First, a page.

Sandusky County coroner John Wukie is stuck between a hair trigger and a rock. The gun that killed Jacob Limberios on March 2, 2012, has the hair trigger; Wukie’s ruling on the cause of death is the rock.
“Reason for death: Suicide. Gunshot wound to head. Deceased shot self in head, may not have realized the gun was loaded.”
Wukie and his attorney, Dean Henry, especially, seem to have been playing semantics ever since Wukie wrote that weird description on Jake’s death certificate.
The coroner’s erroneous wording has denied Jacob’s 5-year-old daughter Ella a small life insurance claim. It’s also cost his parents more than $100,000 in their “search for the truth.” Ohio Attorney General Mike DeWine agrees with the Limberios family: Wukie did not give them that in his death certificate.
He also is denying Ella the benefit of knowing her father did not commit suicide by refusing to change it.
He’s digging in his heels despite mounting evidence and despite the opinion shared by almost everyone: This was not a suicide. For his part, attorney Henry is not defending the indefensible cause of death ruling in his court motion against a correction to the death certificate; he’s fighting a correction strictly on procedural grounds.
Wukie disclosed during an Oct. 10 softball interview with a state BCI agent investigating Jake’s death that he voluntarily distorted his own ruling, and then complains newspapers distorted the meaning of it.
“The one piece I’ve seen in newspapers stated frequently is that I ruled this an accidental suicide and that’s clearly not true,” Wukie tells the BCI agent. “I never ruled it an accidental suicide.”
But words have meaning. The agent conducting the interview appears to have understood that meaning the same way reporters and newspaper editors understood it. He tells Wukie the accidental suicide description might be the result “of that compassionate part” Wukie put on the death certificate, referring to the “(he) may not have realized the gun was loaded” phrase.
“I put that in there purely for compassion for the mother, to give her some question about intention,” Wukie tells the BCI agent.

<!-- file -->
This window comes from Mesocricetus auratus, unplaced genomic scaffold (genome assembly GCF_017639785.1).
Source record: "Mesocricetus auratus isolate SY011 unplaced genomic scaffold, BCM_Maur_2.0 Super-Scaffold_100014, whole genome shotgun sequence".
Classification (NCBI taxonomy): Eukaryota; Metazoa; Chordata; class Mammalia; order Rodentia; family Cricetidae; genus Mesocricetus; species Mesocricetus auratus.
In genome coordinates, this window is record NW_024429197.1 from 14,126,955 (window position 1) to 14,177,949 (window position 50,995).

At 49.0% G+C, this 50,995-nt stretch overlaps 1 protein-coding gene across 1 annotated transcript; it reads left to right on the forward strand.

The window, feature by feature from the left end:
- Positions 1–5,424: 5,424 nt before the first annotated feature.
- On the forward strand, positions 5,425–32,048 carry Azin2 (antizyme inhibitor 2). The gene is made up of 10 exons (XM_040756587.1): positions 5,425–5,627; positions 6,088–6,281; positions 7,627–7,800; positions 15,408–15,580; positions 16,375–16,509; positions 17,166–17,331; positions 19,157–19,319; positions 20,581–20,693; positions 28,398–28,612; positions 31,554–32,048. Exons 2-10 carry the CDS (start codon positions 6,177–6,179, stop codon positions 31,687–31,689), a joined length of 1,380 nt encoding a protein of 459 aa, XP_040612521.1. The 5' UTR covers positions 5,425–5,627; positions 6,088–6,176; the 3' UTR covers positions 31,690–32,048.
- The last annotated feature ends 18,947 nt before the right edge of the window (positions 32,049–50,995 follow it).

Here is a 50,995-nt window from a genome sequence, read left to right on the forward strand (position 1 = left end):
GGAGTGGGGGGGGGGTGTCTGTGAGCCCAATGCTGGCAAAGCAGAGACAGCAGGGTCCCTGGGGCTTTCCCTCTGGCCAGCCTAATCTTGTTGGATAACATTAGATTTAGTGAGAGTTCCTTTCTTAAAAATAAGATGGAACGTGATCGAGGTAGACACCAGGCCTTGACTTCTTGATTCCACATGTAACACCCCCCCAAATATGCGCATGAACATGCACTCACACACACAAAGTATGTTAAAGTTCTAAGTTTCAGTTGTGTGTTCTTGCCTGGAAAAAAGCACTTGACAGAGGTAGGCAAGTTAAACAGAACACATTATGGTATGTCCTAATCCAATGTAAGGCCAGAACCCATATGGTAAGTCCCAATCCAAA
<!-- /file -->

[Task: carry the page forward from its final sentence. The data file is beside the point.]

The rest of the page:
Clearly, the phrase suggests Jake’s death could have been an accident. It seems equally clear from the interview that Wukie also distorted his own suicide ruling on the public record, out of “compassion,” he says, to give Jake’s mother “some question about intention.”
What a sweet guy. He appears to have distorted his own words and then accuses others of distortion.
But Shannon Limberios never knew of Wukie’s compassion, nor his sweetness. She didn’t even know he decided to rule Jake’s death a suicide until she received a copy of the death certificate in the mail from Wukie just weeks after she buried Jake.
And his compassion did not extend past those distorted words about suicide on the death certificate. The family asked Wukie to order an autopsy, but he refused and never did return multiple calls from Shannon Limberios after March 2012.
And those distorted words used by Wukie don’t match what deputies suspected right from the start.
“Everybody there was extremely shocked about what occurred,” Sandusky County Sheriff’s Capt. Michael Meggitt told a reporter hours after Jake was killed. “He wasn’t distraught. There’s not one person there that thought he did that intentionally.”
Wukie’s distorted words also don’t match the findings of the Ohio Attorney General’s four-month investigation. Wukie never conducted any investigation.
“Everything just totally points to an accident,” DeWine told the Register. “We have no evidence he killed himself at all.”
But Wukie appears to think he’s smarter than Meggitt and DeWine and smarter than former New York medical examiner Dr. Michael Baden, and forensic pathologist Dr. Cyril Wecht, who combined have performed more than 20,000 autopsies. Wukie, who has never performed an autopsy and attended college just four years, thinks he’s right and they’re wrong.
Wukie even appears ready to challenge editors at Merriam-Webster and their dictionary definition of “suicide,” or, at least, have those editors adjust the definition for geographical preferences.
“In this region of the state, the feeling is that if someone puts a gun to their head and pulls the trigger and it goes bang and they die, we call those suicides,” Wukie told the BCI investigator, suggesting other regions might require intent for a suicide ruling, but not in his county.
The hell with intent; the hell with a hair trigger; and hell with failed lie detector tests.
Wukie knows better, and, he’s compassionate.